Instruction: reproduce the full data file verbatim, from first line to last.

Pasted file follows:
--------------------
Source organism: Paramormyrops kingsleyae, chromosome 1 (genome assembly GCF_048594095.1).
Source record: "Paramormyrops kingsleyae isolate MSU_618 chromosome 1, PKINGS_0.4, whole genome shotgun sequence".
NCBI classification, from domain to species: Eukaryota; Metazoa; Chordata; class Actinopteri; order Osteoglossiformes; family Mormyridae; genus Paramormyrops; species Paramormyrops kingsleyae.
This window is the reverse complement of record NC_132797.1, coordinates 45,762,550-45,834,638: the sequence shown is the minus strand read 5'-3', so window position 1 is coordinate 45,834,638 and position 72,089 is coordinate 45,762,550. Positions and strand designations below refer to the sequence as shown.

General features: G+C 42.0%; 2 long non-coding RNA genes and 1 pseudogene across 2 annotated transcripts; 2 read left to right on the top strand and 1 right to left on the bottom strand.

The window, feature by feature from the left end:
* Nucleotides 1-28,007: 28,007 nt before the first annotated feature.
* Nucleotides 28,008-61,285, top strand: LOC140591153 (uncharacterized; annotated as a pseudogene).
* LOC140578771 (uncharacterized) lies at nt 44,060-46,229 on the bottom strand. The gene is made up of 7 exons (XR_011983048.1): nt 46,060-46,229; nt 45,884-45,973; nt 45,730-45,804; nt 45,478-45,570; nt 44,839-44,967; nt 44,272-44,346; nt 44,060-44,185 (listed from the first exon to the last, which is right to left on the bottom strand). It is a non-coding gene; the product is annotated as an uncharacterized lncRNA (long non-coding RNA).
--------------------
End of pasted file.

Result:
Source organism: Paramormyrops kingsleyae, chromosome 1 (genome assembly GCF_048594095.1).
Source record: "Paramormyrops kingsleyae isolate MSU_618 chromosome 1, PKINGS_0.4, whole genome shotgun sequence".
NCBI classification, from domain to species: Eukaryota; Metazoa; Chordata; class Actinopteri; order Osteoglossiformes; family Mormyridae; genus Paramormyrops; species Paramormyrops kingsleyae.
This window is the reverse complement of record NC_132797.1, coordinates 45,762,550-45,834,638: the sequence shown is the minus strand read 5'-3', so window position 1 is coordinate 45,834,638 and position 72,089 is coordinate 45,762,550. Positions and strand designations below refer to the sequence as shown.

General features: G+C 42.0%; 2 long non-coding RNA genes and 1 pseudogene across 2 annotated transcripts; 2 read left to right on the top strand and 1 right to left on the bottom strand.

The window, feature by feature from the left end:
* Nucleotides 1-28,007: 28,007 nt before the first annotated feature.
* Nucleotides 28,008-61,285, top strand: LOC140591153 (uncharacterized; annotated as a pseudogene).
* LOC140578771 (uncharacterized) lies at nt 44,060-46,229 on the bottom strand. The gene is made up of 7 exons (XR_011983048.1): nt 46,060-46,229; nt 45,884-45,973; nt 45,730-45,804; nt 45,478-45,570; nt 44,839-44,967; nt 44,272-44,346; nt 44,060-44,185 (listed from the first exon to the last, which is right to left on the bottom strand). It is a non-coding gene; the product is annotated as an uncharacterized lncRNA (long non-coding RNA).